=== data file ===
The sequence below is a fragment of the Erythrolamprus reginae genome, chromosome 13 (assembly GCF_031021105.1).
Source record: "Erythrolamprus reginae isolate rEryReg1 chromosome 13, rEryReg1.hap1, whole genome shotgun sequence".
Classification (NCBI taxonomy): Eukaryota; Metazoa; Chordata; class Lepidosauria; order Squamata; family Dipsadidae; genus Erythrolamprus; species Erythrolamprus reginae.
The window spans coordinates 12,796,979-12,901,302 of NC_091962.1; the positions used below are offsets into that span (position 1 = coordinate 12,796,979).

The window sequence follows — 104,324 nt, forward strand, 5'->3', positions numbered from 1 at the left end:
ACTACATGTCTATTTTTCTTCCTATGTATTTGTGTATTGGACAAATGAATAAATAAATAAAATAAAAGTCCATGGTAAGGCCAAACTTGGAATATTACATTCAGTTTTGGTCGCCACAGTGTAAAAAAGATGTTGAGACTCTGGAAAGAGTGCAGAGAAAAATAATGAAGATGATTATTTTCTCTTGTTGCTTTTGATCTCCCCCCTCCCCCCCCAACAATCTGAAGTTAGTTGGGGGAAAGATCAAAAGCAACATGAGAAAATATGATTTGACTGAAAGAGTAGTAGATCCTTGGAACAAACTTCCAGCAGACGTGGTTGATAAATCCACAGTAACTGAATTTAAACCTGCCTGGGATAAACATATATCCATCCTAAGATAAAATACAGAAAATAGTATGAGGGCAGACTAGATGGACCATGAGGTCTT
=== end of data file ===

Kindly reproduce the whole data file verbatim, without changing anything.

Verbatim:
The sequence below is a fragment of the Erythrolamprus reginae genome, chromosome 13 (assembly GCF_031021105.1).
Source record: "Erythrolamprus reginae isolate rEryReg1 chromosome 13, rEryReg1.hap1, whole genome shotgun sequence".
Classification (NCBI taxonomy): Eukaryota; Metazoa; Chordata; class Lepidosauria; order Squamata; family Dipsadidae; genus Erythrolamprus; species Erythrolamprus reginae.
The window spans coordinates 12,796,979-12,901,302 of NC_091962.1; the positions used below are offsets into that span (position 1 = coordinate 12,796,979).

The window sequence follows — 104,324 nt, forward strand, 5'->3', positions numbered from 1 at the left end:
ACTACATGTCTATTTTTCTTCCTATGTATTTGTGTATTGGACAAATGAATAAATAAATAAAATAAAAGTCCATGGTAAGGCCAAACTTGGAATATTACATTCAGTTTTGGTCGCCACAGTGTAAAAAAGATGTTGAGACTCTGGAAAGAGTGCAGAGAAAAATAATGAAGATGATTATTTTCTCTTGTTGCTTTTGATCTCCCCCCTCCCCCCCCAACAATCTGAAGTTAGTTGGGGGAAAGATCAAAAGCAACATGAGAAAATATGATTTGACTGAAAGAGTAGTAGATCCTTGGAACAAACTTCCAGCAGACGTGGTTGATAAATCCACAGTAACTGAATTTAAACCTGCCTGGGATAAACATATATCCATCCTAAGATAAAATACAGAAAATAGTATGAGGGCAGACTAGATGGACCATGAGGTCTT